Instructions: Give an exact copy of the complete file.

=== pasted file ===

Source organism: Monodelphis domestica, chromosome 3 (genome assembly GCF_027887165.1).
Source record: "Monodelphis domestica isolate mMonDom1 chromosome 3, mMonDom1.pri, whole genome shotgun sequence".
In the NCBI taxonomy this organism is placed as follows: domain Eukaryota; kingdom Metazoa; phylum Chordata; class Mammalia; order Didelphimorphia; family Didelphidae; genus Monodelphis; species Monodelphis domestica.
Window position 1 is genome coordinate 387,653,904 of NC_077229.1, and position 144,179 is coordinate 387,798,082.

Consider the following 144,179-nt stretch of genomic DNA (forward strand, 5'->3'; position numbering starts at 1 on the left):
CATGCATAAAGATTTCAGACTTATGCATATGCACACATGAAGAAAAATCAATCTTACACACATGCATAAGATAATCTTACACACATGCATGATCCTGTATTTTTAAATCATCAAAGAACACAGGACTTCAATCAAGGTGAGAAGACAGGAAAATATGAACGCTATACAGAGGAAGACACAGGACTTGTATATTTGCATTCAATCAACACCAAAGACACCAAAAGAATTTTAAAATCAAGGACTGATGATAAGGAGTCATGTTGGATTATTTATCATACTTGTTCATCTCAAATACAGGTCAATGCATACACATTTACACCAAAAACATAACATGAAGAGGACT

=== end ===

Source organism: Monodelphis domestica, chromosome 3 (genome assembly GCF_027887165.1).
Source record: "Monodelphis domestica isolate mMonDom1 chromosome 3, mMonDom1.pri, whole genome shotgun sequence".
In the NCBI taxonomy this organism is placed as follows: domain Eukaryota; kingdom Metazoa; phylum Chordata; class Mammalia; order Didelphimorphia; family Didelphidae; genus Monodelphis; species Monodelphis domestica.
Window position 1 is genome coordinate 387,653,904 of NC_077229.1, and position 144,179 is coordinate 387,798,082.

Consider the following 144,179-nt stretch of genomic DNA (forward strand, 5'->3'; position numbering starts at 1 on the left):
CATGCATAAAGATTTCAGACTTATGCATATGCACACATGAAGAAAAATCAATCTTACACACATGCATAAGATAATCTTACACACATGCATGATCCTGTATTTTTAAATCATCAAAGAACACAGGACTTCAATCAAGGTGAGAAGACAGGAAAATATGAACGCTATACAGAGGAAGACACAGGACTTGTATATTTGCATTCAATCAACACCAAAGACACCAAAAGAATTTTAAAATCAAGGACTGATGATAAGGAGTCATGTTGGATTATTTATCATACTTGTTCATCTCAAATACAGGTCAATGCATACACATTTACACCAAAAACATAACATGAAGAGGACT